Normally you would be quite concerned if you could see the inside of any firework, explosive, or pyrotechnic device. But Seattle based photographer Andrew Waits has thrown caution to the wind and dissected different fireworks, creating a strikingly graphic series called Boom City. The result is something that is almost as beautiful as the fireworks are when ignited. The explosives turn out to be quite interesting indeed – columns of cardboard or mulched paper encased in colored tissue, or some delicate covering, and stuffed full of intriguing colored pigments. Resembling some sort of school science project, the fireworks look deceptively amateur, and certainly not something that can cause such serious accidents. Names likeFlying Color Butterfly Rocket, Lightning Flash, Ground Bloom Flower, Moon Traveler’s Bottle Rocket, give the impression of fireworks being delightfully playful.


Waits quite often chooses subjects where he can study differences by comparing similarities. His past projects have included studies of people traveling in motor homes, living permanently on the road, and comparing the same site at both sunset and sunrise. Also having taken a series called Artifacts and Specimens, he seems to enjoy ordering and analyzing the things that surround us. Boom City is the perfect example of how Waits’ curiosity is piqued by examining the details of a particular subject.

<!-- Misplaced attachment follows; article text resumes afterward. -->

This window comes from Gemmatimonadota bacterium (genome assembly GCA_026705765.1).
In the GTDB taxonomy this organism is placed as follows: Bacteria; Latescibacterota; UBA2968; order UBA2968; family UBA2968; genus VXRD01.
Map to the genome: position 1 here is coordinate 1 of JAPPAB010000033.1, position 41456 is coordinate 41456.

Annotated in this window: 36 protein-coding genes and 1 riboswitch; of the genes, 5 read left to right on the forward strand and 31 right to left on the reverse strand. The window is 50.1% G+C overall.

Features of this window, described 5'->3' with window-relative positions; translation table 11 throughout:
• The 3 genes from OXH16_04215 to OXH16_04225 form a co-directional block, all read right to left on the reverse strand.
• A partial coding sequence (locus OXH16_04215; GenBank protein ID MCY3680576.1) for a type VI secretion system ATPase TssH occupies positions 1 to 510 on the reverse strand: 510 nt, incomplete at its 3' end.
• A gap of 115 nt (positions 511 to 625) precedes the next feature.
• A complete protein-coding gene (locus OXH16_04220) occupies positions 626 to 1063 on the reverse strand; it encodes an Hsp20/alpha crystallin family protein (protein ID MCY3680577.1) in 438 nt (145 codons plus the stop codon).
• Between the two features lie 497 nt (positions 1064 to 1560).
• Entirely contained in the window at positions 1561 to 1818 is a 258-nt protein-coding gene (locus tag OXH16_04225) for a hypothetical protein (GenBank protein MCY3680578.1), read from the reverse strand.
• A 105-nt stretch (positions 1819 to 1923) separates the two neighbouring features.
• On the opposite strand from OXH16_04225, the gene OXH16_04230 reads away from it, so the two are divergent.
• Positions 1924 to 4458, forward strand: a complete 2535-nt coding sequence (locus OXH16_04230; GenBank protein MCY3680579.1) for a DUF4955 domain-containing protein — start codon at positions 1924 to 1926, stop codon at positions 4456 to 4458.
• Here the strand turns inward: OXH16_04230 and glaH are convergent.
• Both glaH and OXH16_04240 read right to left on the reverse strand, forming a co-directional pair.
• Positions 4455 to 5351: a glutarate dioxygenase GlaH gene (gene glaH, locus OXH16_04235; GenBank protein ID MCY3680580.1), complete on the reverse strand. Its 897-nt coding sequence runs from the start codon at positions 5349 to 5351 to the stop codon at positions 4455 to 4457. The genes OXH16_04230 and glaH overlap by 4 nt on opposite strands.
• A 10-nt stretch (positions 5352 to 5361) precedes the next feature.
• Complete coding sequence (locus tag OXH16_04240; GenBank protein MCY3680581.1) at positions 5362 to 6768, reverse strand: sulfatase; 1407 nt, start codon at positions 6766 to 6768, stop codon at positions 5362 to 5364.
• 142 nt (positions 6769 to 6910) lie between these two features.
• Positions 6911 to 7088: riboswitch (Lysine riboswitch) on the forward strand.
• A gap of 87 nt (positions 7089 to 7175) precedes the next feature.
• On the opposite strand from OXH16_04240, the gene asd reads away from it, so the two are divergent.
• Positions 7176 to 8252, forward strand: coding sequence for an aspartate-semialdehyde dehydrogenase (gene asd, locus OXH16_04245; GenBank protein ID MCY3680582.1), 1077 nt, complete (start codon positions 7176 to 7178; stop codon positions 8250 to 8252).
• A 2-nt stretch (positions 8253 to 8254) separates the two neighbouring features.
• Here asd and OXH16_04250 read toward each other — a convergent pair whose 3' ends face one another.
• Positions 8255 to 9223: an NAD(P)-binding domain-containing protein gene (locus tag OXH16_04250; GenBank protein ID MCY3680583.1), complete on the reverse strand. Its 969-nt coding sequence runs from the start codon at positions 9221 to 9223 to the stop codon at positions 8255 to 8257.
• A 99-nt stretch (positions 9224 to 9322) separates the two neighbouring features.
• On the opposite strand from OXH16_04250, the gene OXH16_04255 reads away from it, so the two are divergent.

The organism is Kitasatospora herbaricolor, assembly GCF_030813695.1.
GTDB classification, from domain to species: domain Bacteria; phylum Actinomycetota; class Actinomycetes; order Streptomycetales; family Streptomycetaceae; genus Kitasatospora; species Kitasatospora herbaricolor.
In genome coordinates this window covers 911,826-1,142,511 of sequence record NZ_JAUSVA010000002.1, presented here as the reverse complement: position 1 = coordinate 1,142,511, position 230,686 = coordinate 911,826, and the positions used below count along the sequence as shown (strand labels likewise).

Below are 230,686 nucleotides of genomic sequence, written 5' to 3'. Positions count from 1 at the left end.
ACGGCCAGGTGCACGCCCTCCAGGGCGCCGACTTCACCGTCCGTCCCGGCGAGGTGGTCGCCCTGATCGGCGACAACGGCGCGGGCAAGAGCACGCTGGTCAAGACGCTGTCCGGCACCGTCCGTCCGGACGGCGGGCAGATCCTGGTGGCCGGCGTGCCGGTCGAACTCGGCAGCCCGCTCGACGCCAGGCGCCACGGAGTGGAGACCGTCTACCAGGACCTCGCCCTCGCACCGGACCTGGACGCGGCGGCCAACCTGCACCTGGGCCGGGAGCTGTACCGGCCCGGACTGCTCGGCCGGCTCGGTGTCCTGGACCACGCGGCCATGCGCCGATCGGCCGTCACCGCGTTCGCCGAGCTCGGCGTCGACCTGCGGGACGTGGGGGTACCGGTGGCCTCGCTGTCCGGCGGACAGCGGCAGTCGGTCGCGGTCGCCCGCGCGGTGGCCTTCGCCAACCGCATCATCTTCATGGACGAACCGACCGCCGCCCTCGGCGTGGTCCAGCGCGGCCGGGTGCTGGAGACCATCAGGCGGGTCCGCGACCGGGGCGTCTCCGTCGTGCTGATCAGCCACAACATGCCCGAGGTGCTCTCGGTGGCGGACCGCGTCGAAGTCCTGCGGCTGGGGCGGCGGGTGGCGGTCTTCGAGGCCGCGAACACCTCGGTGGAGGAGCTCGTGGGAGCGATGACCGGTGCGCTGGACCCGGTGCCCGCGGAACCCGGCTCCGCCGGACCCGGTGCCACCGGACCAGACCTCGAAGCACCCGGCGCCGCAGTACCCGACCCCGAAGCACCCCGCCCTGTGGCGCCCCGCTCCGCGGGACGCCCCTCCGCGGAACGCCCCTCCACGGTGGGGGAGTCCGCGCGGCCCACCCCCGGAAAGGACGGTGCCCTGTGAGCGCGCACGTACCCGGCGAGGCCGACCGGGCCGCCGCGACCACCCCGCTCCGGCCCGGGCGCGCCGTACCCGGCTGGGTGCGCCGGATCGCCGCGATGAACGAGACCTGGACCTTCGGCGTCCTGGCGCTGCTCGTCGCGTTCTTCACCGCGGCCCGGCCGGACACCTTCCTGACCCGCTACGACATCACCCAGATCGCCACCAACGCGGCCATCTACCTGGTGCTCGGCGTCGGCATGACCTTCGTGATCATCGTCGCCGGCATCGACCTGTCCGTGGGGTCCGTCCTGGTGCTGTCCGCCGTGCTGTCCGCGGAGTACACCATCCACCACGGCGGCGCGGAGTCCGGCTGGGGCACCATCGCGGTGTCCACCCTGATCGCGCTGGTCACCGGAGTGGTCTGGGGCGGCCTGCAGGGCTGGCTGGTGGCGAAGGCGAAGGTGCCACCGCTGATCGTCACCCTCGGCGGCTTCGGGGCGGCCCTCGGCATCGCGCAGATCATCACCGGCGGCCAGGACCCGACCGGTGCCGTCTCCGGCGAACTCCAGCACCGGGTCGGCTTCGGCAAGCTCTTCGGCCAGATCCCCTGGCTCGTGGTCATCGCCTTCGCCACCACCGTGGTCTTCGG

See here for more of Waits’ beautiful aesthetic and interesting projects. And here is a video of drone footage seeing fireworks from yet another angle.

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Via Present and Correct